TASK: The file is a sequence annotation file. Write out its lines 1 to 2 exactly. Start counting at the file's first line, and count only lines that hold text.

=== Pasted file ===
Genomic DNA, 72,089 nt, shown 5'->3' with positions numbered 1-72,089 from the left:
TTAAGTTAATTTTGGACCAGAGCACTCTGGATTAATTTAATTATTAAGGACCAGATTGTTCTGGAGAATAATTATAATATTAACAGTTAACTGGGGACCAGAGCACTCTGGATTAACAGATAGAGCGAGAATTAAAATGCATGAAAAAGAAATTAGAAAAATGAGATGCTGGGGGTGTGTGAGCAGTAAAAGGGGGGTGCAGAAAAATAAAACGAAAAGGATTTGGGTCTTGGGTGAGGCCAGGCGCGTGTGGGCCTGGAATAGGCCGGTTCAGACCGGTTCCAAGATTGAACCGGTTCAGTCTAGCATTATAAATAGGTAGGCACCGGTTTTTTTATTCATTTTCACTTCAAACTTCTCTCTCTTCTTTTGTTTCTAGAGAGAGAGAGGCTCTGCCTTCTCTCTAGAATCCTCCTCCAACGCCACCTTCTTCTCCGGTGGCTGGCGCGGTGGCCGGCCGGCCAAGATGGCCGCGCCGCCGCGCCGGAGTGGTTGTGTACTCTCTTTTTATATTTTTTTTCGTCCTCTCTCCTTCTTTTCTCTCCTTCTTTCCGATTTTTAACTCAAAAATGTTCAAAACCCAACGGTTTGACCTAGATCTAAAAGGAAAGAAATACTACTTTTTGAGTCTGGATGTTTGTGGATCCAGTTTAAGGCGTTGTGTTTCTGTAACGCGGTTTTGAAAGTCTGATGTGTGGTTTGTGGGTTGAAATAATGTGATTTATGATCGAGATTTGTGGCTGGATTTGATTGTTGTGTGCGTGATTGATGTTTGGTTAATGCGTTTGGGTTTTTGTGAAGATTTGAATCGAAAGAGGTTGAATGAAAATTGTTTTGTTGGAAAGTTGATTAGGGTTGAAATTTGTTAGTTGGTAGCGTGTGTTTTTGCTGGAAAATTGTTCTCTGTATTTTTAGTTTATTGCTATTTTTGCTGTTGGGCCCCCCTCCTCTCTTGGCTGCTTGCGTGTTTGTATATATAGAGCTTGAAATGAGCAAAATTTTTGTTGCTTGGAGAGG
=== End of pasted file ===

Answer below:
Genomic DNA, 72,089 nt, shown 5'->3' with positions numbered 1-72,089 from the left:
TTAAGTTAATTTTGGACCAGAGCACTCTGGATTAATTTAATTATTAAGGACCAGATTGTTCTGGAGAATAATTATAATATTAACAGTTAACTGGGGACCAGAGCACTCTGGATTAACAGATAGAGCGAGAATTAAAATGCATGAAAAAGAAATTAGAAAAATGAGATGCTGGGGGTGTGTGAGCAGTAAAAGGGGGGTGCAGAAAAATAAAACGAAAAGGATTTGGGTCTTGGGTGAGGCCAGGCGCGTGTGGGCCTGGAATAGGCCGGTTCAGACCGGTTCCAAGATTGAACCGGTTCAGTCTAGCATTATAAATAGGTAGGCACCGGTTTTTTTATTCATTTTCACTTCAAACTTCTCTCTCTTCTTTTGTTTCTAGAGAGAGAGAGGCTCTGCCTTCTCTCTAGAATCCTCCTCCAACGCCACCTTCTTCTCCGGTGGCTGGCGCGGTGGCCGGCCGGCCAAGATGGCCGCGCCGCCGCGCCGGAGTGGTTGTGTACTCTCTTTTTATATTTTTTTTCGTCCTCTCTCCTTCTTTTCTCTCCTTCTTTCCGATTTTTAACTCAAAAATGTTCAAAACCCAACGGTTTGACCTAGATCTAAAAGGAAAGAAATACTACTTTTTGAGTCTGGATGTTTGTGGATCCAGTTTAAGGCGTTGTGTTTCTGTAACGCGGTTTTGAAAGTCTGATGTGTGGTTTGTGGGTTGAAATAATGTGATTTATGATCGAGATTTGTGGCTGGATTTGATTGTTGTGTGCGTGATTGATGTTTGGTTAATGCGTTTGGGTTTTTGTGAAGATTTGAATCGAAAGAGGTTGAATGAAAATTGTTTTGTTGGAAAGTTGATTAGGGTTGAAATTTGTTAGTTGGTAGCGTGTGTTTTTGCTGGAAAATTGTTCTCTGTATTTTTAGTTTATTGCTATTTTTGCTGTTGGGCCCCCCTCCTCTCTTGGCTGCTTGCGTGTTTGTATATATAGAGCTTGAAATGAGCAAAATTTTTGTTGCTTGGAGAGG